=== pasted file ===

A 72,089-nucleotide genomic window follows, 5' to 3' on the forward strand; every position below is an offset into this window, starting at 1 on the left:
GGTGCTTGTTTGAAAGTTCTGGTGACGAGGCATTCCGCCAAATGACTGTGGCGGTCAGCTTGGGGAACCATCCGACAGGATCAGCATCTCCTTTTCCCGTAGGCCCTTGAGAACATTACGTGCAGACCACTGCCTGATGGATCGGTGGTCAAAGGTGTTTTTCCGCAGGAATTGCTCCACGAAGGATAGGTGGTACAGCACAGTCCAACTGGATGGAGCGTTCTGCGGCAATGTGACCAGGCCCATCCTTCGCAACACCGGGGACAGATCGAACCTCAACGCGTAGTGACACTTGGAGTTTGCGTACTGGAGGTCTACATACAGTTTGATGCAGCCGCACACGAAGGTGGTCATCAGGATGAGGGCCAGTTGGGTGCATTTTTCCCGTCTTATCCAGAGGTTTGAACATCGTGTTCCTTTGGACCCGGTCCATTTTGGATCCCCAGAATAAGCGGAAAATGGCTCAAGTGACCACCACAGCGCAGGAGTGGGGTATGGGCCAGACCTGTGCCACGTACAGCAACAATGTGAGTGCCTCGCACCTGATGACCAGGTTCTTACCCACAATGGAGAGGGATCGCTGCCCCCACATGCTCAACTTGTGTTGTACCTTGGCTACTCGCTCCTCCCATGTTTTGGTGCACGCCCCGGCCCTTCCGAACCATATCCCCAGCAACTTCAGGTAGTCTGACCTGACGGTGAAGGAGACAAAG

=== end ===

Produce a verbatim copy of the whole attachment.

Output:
A 72,089-nucleotide genomic window follows, 5' to 3' on the forward strand; every position below is an offset into this window, starting at 1 on the left:
GGTGCTTGTTTGAAAGTTCTGGTGACGAGGCATTCCGCCAAATGACTGTGGCGGTCAGCTTGGGGAACCATCCGACAGGATCAGCATCTCCTTTTCCCGTAGGCCCTTGAGAACATTACGTGCAGACCACTGCCTGATGGATCGGTGGTCAAAGGTGTTTTTCCGCAGGAATTGCTCCACGAAGGATAGGTGGTACAGCACAGTCCAACTGGATGGAGCGTTCTGCGGCAATGTGACCAGGCCCATCCTTCGCAACACCGGGGACAGATCGAACCTCAACGCGTAGTGACACTTGGAGTTTGCGTACTGGAGGTCTACATACAGTTTGATGCAGCCGCACACGAAGGTGGTCATCAGGATGAGGGCCAGTTGGGTGCATTTTTCCCGTCTTATCCAGAGGTTTGAACATCGTGTTCCTTTGGACCCGGTCCATTTTGGATCCCCAGAATAAGCGGAAAATGGCTCAAGTGACCACCACAGCGCAGGAGTGGGGTATGGGCCAGACCTGTGCCACGTACAGCAACAATGTGAGTGCCTCGCACCTGATGACCAGGTTCTTACCCACAATGGAGAGGGATCGCTGCCCCCACATGCTCAACTTGTGTTGTACCTTGGCTACTCGCTCCTCCCATGTTTTGGTGCACGCCCCGGCCCTTCCGAACCATATCCCCAGCAACTTCAGGTAGTCTGACCTGACGGTGAAGGAGACAAAG